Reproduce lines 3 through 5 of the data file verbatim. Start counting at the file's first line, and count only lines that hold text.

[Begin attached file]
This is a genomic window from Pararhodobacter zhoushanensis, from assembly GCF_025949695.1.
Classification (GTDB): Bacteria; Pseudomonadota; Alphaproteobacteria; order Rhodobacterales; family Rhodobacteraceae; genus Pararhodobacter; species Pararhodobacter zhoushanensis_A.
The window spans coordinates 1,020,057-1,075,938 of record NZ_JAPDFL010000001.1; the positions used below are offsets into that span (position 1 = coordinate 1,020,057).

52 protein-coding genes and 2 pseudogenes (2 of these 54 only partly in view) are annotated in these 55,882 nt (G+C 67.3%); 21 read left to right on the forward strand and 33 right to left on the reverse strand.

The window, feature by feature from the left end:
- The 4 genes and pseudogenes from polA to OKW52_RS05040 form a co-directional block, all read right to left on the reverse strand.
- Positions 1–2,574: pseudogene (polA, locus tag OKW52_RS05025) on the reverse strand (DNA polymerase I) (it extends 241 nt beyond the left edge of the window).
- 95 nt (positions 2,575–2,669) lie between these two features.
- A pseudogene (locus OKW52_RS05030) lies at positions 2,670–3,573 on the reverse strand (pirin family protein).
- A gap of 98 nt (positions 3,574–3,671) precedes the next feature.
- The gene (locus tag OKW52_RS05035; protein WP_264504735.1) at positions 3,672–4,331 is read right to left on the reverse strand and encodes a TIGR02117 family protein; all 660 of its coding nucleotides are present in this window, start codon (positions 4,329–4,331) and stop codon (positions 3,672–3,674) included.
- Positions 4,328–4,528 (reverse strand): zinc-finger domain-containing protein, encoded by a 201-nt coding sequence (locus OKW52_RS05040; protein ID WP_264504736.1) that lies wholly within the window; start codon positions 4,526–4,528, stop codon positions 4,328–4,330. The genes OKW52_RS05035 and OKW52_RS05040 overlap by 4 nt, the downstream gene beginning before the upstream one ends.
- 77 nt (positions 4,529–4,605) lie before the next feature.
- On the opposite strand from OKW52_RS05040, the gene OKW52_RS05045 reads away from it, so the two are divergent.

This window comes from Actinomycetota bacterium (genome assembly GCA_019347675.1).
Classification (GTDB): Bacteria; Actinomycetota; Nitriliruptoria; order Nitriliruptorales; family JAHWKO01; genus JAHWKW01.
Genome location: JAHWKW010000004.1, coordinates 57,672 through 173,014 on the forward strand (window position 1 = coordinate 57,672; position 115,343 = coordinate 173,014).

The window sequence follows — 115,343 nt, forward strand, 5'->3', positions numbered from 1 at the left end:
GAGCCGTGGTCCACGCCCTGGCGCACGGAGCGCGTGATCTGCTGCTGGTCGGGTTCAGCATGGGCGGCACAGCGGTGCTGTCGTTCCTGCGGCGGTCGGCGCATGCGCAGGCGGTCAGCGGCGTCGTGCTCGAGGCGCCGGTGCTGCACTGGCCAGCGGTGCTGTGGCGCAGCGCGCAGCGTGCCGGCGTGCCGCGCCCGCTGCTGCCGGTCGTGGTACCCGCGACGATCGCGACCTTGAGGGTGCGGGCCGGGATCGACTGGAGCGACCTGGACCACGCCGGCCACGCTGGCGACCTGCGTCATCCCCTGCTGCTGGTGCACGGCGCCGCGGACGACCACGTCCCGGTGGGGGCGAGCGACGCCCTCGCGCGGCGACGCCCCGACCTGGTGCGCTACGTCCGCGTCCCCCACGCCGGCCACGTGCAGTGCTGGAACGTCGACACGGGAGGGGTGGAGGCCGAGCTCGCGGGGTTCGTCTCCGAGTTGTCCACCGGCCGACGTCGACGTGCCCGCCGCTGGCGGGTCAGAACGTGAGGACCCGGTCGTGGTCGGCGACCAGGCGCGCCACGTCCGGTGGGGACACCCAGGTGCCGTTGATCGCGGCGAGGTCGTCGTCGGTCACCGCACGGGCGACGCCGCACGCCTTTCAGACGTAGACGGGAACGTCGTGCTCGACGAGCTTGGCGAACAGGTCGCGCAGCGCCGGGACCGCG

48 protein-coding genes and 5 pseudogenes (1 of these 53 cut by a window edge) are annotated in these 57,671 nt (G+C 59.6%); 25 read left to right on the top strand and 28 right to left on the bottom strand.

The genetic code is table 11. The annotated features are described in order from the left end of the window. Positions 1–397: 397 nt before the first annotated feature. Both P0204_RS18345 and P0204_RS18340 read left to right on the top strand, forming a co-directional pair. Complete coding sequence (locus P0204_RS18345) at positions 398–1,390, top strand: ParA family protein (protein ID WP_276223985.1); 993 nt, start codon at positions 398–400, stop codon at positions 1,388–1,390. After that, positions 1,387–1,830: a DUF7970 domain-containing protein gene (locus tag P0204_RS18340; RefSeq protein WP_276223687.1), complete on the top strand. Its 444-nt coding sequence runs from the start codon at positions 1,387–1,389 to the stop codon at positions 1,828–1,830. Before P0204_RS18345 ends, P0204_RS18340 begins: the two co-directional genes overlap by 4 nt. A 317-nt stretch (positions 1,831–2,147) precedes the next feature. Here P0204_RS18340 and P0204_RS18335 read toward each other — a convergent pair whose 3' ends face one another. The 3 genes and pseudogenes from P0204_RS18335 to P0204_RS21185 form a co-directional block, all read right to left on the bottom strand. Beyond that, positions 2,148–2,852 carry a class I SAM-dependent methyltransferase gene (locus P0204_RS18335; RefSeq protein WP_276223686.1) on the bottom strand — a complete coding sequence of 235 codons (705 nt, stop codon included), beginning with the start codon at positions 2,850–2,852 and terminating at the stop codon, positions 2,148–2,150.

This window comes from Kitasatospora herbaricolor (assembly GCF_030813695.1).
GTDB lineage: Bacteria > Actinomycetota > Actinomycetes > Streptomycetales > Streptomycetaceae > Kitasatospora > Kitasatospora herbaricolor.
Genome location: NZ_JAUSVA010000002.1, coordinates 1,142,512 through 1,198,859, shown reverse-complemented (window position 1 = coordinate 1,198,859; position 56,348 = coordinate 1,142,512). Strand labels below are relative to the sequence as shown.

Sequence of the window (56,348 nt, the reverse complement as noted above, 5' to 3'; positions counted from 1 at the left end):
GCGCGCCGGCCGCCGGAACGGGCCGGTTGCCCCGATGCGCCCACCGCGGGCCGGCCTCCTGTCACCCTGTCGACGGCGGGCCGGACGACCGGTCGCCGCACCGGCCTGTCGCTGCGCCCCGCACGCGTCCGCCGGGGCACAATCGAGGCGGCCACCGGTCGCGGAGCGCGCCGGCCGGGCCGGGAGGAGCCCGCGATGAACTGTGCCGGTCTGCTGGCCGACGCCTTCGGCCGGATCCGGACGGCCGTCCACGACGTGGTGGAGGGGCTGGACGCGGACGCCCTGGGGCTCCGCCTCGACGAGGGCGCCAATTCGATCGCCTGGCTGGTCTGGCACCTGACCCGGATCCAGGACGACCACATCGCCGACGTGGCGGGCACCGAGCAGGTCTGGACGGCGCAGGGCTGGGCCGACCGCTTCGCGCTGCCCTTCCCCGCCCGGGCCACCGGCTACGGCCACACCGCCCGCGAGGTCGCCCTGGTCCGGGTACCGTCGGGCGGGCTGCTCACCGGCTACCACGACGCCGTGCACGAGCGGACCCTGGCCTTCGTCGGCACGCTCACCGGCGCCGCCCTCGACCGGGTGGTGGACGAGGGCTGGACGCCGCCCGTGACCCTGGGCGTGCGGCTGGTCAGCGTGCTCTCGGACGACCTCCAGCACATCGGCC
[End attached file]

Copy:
The window spans coordinates 1,020,057-1,075,938 of record NZ_JAPDFL010000001.1; the positions used below are offsets into that span (position 1 = coordinate 1,020,057).

52 protein-coding genes and 2 pseudogenes (2 of these 54 only partly in view) are annotated in these 55,882 nt (G+C 67.3%); 21 read left to right on the forward strand and 33 right to left on the reverse strand.

The window, feature by feature from the left end: